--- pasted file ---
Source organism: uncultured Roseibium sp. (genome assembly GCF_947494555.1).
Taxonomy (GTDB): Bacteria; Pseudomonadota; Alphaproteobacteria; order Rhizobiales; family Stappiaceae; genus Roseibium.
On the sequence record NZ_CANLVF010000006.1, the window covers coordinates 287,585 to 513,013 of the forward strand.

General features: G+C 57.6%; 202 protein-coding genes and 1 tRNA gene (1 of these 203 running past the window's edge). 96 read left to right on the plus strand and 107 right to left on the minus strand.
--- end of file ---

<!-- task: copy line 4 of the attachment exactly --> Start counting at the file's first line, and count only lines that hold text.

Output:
General features: G+C 57.6%; 202 protein-coding genes and 1 tRNA gene (1 of these 203 running past the window's edge). 96 read left to right on the plus strand and 107 right to left on the minus strand.